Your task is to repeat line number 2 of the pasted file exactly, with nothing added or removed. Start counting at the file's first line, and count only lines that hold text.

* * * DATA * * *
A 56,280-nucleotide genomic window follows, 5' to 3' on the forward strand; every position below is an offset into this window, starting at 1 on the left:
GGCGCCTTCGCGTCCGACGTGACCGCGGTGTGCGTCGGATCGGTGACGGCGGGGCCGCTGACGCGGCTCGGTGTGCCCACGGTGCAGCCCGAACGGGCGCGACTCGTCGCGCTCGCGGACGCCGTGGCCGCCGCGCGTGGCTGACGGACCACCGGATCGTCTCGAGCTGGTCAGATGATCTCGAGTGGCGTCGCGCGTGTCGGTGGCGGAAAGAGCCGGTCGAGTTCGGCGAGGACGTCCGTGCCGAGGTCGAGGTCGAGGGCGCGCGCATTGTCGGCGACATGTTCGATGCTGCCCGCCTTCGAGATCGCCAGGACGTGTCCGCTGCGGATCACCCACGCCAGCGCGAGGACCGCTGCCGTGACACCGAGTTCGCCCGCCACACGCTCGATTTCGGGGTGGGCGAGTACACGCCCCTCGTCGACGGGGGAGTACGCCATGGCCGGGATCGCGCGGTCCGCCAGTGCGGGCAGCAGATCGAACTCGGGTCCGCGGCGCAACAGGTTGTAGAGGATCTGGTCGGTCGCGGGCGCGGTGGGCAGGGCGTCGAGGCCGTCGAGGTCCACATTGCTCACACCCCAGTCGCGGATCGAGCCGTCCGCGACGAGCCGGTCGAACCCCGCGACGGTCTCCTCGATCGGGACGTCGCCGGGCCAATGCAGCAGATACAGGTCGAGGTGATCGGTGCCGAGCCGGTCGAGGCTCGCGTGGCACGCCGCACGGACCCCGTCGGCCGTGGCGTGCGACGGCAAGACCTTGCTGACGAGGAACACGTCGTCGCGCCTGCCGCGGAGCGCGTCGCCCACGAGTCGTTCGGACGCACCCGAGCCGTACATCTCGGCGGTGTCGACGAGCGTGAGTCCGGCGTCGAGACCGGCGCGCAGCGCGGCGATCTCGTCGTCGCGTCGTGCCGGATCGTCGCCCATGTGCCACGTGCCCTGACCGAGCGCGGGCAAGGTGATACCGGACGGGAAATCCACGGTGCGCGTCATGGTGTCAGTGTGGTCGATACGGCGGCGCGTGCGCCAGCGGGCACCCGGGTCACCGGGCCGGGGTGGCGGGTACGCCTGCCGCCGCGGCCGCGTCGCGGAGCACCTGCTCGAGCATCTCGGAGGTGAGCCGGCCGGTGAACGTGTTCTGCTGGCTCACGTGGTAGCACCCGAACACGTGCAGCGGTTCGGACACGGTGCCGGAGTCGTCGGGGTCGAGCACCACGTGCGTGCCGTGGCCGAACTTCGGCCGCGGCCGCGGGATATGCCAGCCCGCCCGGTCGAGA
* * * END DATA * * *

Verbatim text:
GGCGCCTTCGCGTCCGACGTGACCGCGGTGTGCGTCGGATCGGTGACGGCGGGGCCGCTGACGCGGCTCGGTGTGCCCACGGTGCAGCCCGAACGGGCGCGACTCGTCGCGCTCGCGGACGCCGTGGCCGCCGCGCGTGGCTGACGGACCACCGGATCGTCTCGAGCTGGTCAGATGATCTCGAGTGGCGTCGCGCGTGTCGGTGGCGGAAAGAGCCGGTCGAGTTCGGCGAGGACGTCCGTGCCGAGGTCGAGGTCGAGGGCGCGCGCATTGTCGGCGACATGTTCGATGCTGCCCGCCTTCGAGATCGCCAGGACGTGTCCGCTGCGGATCACCCACGCCAGCGCGAGGACCGCTGCCGTGACACCGAGTTCGCCCGCCACACGCTCGATTTCGGGGTGGGCGAGTACACGCCCCTCGTCGACGGGGGAGTACGCCATGGCCGGGATCGCGCGGTCCGCCAGTGCGGGCAGCAGATCGAACTCGGGTCCGCGGCGCAACAGGTTGTAGAGGATCTGGTCGGTCGCGGGCGCGGTGGGCAGGGCGTCGAGGCCGTCGAGGTCCACATTGCTCACACCCCAGTCGCGGATCGAGCCGTCCGCGACGAGCCGGTCGAACCCCGCGACGGTCTCCTCGATCGGGACGTCGCCGGGCCAATGCAGCAGATACAGGTCGAGGTGATCGGTGCCGAGCCGGTCGAGGCTCGCGTGGCACGCCGCACGGACCCCGTCGGCCGTGGCGTGCGACGGCAAGACCTTGCTGACGAGGAACACGTCGTCGCGCCTGCCGCGGAGCGCGTCGCCCACGAGTCGTTCGGACGCACCCGAGCCGTACATCTCGGCGGTGTCGACGAGCGTGAGTCCGGCGTCGAGACCGGCGCGCAGCGCGGCGATCTCGTCGTCGCGTCGTGCCGGATCGTCGCCCATGTGCCACGTGCCCTGACCGAGCGCGGGCAAGGTGATACCGGACGGGAAATCCACGGTGCGCGTCATGGTGTCAGTGTGGTCGATACGGCGGCGCGTGCGCCAGCGGGCACCCGGGTCACCGGGCCGGGGTGGCGGGTACGCCTGCCGCCGCGGCCGCGTCGCGGAGCACCTGCTCGAGCATCTCGGAGGTGAGCCGGCCGGTGAACGTGTTCTGCTGGCTCACGTGGTAGCACCCGAACACGTGCAGCGGTTCGGACACGGTGCCGGAGTCGTCGGGGTCGAGCACCACGTGCGTGCCGTGGCCGAACTTCGGCCGCGGCCGCGGGATATGCCAGCCCGCCCGGTCGAGA